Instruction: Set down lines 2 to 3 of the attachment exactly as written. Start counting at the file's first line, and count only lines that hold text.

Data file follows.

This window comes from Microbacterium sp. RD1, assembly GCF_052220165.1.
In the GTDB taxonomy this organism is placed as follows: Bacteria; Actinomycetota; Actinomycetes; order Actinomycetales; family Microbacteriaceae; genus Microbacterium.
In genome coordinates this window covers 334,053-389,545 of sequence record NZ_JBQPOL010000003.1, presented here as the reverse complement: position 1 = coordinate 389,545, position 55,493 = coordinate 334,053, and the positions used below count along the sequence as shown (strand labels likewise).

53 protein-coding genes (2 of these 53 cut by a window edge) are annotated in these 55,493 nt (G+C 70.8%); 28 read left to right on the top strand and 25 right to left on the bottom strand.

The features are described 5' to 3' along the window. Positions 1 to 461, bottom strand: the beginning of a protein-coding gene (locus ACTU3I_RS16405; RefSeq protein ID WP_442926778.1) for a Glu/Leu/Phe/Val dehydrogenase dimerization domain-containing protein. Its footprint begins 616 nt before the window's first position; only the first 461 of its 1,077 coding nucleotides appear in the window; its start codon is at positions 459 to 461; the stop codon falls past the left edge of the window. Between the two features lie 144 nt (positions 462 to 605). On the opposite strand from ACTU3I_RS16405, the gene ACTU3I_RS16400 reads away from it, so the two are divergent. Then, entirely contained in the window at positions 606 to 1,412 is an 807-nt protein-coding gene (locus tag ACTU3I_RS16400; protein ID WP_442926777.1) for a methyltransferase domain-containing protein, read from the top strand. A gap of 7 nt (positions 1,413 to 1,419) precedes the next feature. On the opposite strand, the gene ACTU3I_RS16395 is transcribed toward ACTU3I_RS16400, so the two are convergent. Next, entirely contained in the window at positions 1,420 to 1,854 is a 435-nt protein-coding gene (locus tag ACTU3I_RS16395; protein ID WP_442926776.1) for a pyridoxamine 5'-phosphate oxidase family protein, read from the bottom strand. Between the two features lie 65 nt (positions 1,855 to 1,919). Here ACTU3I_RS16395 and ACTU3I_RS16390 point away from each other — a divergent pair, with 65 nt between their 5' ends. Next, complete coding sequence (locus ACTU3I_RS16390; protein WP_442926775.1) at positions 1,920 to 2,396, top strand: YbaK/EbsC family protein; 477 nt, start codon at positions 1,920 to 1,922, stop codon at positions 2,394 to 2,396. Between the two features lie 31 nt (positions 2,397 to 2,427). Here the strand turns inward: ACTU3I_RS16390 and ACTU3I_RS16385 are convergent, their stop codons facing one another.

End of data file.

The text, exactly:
In the GTDB taxonomy this organism is placed as follows: Bacteria; Actinomycetota; Actinomycetes; order Actinomycetales; family Microbacteriaceae; genus Microbacterium.
In genome coordinates this window covers 334,053-389,545 of sequence record NZ_JBQPOL010000003.1, presented here as the reverse complement: position 1 = coordinate 389,545, position 55,493 = coordinate 334,053, and the positions used below count along the sequence as shown (strand labels likewise).